CPFT provides integrated community, mental health and learning disability services, across Cambridgeshire and Peterborough, and children’s community services in Peterborough.
We work in conjunction with our neighbouring local authorities who provide additional support via local council social services departments. Links to their websites can be found below.
The Cambridgeshire Online Directory also provides residents and families with information on organisations, services and events across Cambridgeshire.
Social Care in CPFT
Social care plays a key role in leading the social inclusion of people with mental health problems.
People who use mental health services will often face discrimination, stigma, by victims of abuse or harassment, or may be at risk of homeless or unemployment. Some vulnerable adults face complex and multiple difficulties and face particular barriers to being active participants in community life.
The vision is:
- Everyone is supported to access the opportunities available within the many communities to which they belong.
- Everyone understands and appreciates the mutual benefits of contributions made by people with mental health problems towards creating and sustaining a positive community.
- Mental health services will work with individuals and communities to promote active civic participation and effective social support.
- There will be equal opportunities for active citizenship, increased social capital and less unwanted service dependency.
CPFT plays a key role in enabling this vision for those who reside in Peterborough or Cambridgeshire. The decisions made about how to treat a person can have an extreme effect on their social inclusion. For example, an admission to hospital can lead to loss of accommodation, employment, a disruption to every day activities and the support of family and friends. Facilitating social inclusion is a key aspect of working in a recovery focussed way. Through care planning, treatment and care a person can be supported in the least restrictive setting, where possible at home, and through social support develop opportunities to sustain a healthy life.
Effective care planning for social inclusion would include goals and outcomes that sustains positive relationships outside of services, makes good use of support and services in the person’s local community such as leisure, support, education, and works to enable the person to live in independent accommodation.
Where a person has social care needs that are substantial or critical, it is possible that they may be eligible for social care funded personal budget to enable creative ways to develop their potential and wellbeing.
Social care leads monitors the work that CPFT does to ensure that vulnerable adults are kept safe.
Personalisation and self-directed support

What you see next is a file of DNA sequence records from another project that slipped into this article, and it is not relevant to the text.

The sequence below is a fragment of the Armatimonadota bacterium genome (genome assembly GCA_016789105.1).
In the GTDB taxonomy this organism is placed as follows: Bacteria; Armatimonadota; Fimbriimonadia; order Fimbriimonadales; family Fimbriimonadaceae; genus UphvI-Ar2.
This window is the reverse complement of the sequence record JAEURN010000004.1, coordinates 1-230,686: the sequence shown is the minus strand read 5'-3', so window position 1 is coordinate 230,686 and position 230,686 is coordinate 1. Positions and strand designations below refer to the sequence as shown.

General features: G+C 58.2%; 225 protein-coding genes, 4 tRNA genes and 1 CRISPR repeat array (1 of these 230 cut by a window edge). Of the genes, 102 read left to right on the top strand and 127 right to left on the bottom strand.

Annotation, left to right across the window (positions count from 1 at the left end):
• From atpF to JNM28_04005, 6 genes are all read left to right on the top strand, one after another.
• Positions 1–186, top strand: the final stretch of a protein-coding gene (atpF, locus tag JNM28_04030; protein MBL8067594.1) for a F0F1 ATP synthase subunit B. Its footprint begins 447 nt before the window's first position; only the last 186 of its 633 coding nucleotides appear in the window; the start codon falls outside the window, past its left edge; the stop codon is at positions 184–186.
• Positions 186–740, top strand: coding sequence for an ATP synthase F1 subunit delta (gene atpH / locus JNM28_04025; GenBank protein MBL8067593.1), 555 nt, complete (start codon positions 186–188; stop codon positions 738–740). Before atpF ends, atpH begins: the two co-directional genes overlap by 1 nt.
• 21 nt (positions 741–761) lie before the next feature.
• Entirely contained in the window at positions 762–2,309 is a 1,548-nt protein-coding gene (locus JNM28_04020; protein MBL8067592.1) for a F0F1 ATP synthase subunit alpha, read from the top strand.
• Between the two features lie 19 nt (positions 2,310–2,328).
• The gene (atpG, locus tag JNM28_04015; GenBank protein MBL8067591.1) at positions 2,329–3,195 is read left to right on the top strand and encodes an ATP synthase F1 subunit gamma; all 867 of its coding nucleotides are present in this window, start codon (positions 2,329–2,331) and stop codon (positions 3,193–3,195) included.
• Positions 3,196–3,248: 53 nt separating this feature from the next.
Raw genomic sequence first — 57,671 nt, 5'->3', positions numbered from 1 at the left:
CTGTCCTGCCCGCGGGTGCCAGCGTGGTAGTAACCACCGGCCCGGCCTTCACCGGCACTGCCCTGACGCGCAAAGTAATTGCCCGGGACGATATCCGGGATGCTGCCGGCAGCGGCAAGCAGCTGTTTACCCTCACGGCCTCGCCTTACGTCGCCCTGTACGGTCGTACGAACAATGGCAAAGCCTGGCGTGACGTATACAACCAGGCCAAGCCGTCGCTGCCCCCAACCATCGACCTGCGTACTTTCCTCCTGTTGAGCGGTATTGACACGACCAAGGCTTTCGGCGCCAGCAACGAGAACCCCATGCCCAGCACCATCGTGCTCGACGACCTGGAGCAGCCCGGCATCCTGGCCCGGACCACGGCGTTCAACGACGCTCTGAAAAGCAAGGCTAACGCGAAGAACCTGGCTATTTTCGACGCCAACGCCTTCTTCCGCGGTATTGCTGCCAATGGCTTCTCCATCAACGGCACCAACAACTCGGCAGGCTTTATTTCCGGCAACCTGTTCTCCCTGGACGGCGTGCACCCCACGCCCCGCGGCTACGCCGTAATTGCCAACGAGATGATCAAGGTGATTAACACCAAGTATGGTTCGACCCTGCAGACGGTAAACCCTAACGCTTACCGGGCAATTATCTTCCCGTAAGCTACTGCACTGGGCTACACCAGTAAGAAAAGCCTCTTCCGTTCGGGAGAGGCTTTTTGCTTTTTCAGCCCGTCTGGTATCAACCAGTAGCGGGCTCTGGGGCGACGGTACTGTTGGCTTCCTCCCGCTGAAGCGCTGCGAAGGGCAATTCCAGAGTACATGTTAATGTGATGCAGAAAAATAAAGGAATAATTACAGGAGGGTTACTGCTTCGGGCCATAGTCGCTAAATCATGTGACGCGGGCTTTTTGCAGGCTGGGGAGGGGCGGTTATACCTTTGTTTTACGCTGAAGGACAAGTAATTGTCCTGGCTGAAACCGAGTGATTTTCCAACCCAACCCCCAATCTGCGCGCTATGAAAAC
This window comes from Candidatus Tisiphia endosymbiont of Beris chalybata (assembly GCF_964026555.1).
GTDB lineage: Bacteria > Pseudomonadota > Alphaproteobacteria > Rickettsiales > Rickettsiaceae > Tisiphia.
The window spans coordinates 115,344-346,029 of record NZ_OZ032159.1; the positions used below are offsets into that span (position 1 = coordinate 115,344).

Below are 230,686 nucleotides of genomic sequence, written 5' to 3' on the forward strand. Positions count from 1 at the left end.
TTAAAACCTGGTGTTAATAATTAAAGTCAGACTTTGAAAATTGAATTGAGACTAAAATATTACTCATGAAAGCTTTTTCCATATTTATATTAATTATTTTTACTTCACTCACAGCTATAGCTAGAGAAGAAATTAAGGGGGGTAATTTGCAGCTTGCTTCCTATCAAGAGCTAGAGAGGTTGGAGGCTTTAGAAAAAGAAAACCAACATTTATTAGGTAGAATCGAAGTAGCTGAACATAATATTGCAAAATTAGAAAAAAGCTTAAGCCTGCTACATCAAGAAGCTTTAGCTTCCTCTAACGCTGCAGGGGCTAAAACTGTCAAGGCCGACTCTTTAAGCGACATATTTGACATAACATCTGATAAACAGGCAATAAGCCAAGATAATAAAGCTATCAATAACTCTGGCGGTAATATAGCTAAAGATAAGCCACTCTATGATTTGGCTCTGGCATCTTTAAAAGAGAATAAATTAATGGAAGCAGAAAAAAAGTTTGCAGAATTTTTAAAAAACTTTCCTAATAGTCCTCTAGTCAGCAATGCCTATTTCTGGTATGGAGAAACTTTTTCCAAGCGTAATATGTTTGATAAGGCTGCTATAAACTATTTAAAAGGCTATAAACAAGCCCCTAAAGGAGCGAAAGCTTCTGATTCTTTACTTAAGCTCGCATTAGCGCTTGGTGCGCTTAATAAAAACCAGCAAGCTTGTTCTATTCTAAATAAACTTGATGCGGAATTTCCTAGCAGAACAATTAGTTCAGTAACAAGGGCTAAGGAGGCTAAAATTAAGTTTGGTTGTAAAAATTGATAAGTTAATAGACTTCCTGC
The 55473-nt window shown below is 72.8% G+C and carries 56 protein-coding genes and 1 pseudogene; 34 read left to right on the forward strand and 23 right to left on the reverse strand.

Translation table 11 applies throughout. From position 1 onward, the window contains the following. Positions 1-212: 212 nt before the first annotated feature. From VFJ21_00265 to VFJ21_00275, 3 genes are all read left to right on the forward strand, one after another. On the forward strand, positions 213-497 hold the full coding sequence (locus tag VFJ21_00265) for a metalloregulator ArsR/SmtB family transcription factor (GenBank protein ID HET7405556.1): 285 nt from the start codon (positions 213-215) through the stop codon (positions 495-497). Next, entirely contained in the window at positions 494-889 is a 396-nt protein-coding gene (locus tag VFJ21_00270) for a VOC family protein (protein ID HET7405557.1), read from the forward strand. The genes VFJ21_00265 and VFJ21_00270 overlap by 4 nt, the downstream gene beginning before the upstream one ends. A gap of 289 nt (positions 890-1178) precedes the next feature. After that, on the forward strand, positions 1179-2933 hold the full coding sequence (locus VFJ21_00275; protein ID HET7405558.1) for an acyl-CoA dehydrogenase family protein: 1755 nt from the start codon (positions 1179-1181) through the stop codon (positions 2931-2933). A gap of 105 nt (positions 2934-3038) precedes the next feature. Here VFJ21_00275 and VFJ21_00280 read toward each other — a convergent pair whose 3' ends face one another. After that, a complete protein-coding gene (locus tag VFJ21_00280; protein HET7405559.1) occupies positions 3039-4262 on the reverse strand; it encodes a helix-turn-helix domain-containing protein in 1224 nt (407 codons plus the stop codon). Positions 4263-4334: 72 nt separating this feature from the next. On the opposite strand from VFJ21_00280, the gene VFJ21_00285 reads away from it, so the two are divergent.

Personalisation means thinking about care and support services in an entirely different way. This means starting with the person as an individual with strengths, preferences and aspirations and putting them at the centre of the process of identifying their needs and making choices about how and when they are supported to live their lives. It requires a significant transformation of adult social care so that all systems, processes, staff and services are geared up to put people first. Put simply, personalisation is about:
- Tailoring services to individuals needs
- Enabling access to advocacy, information and advice to support the person to make choices
- Working in collaboration
- Developing partnerships with others in local communities
- Supporting friends, family and carers to support the person
- Through universal services and community support, enable the person to develop a network of support in their own community
Self-directed support is mechanism of paying for social care services. Both Cambridgeshire and Peterborough local authorities have implemented personal budgets for people. The person’s level of need indicates a social care budget, and this is used to purchase support or services to enable them to improve their quality of life. The aim is to out the person in control of the process of their care and support by empowering them to purchase what they need.
Social care funding continues to be available for only the most vulnerable people and in order to be eligible for a personal budget, the person must have critical or substantial social care needs (as defined by each Local Authority Fair Access to Care Criteria).
Personalisation is a key aspect of recovery approaches in mental health service provision, underpinning collaborative care-planning processes.
Approved Mental Health Professionals
The Approved Mental Health Professional is a statutory role set out in the Mental Health Act 2007. The local authority is responsible for the appointment of Approved Mental Health Professionals. In Cambridgeshire and Peterborough, the councils delegate the responsibility for training and managing AMHPs to CPFT.